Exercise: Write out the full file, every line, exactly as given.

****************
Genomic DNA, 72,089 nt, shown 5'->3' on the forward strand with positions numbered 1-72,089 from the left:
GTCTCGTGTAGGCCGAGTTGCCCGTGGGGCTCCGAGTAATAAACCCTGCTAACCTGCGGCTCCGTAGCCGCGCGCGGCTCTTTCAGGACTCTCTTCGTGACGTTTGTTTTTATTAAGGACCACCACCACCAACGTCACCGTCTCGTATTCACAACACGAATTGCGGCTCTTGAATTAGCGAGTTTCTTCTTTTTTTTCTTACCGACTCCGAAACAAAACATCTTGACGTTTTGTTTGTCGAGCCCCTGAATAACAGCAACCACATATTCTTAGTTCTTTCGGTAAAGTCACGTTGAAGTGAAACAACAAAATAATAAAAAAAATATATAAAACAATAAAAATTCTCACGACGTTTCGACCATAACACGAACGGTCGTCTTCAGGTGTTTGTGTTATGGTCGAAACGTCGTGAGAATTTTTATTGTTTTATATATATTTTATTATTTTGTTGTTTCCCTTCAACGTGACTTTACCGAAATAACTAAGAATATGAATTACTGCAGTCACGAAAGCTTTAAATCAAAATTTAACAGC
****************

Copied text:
Genomic DNA, 72,089 nt, shown 5'->3' on the forward strand with positions numbered 1-72,089 from the left:
GTCTCGTGTAGGCCGAGTTGCCCGTGGGGCTCCGAGTAATAAACCCTGCTAACCTGCGGCTCCGTAGCCGCGCGCGGCTCTTTCAGGACTCTCTTCGTGACGTTTGTTTTTATTAAGGACCACCACCACCAACGTCACCGTCTCGTATTCACAACACGAATTGCGGCTCTTGAATTAGCGAGTTTCTTCTTTTTTTTCTTACCGACTCCGAAACAAAACATCTTGACGTTTTGTTTGTCGAGCCCCTGAATAACAGCAACCACATATTCTTAGTTCTTTCGGTAAAGTCACGTTGAAGTGAAACAACAAAATAATAAAAAAAATATATAAAACAATAAAAATTCTCACGACGTTTCGACCATAACACGAACGGTCGTCTTCAGGTGTTTGTGTTATGGTCGAAACGTCGTGAGAATTTTTATTGTTTTATATATATTTTATTATTTTGTTGTTTCCCTTCAACGTGACTTTACCGAAATAACTAAGAATATGAATTACTGCAGTCACGAAAGCTTTAAATCAAAATTTAACAGC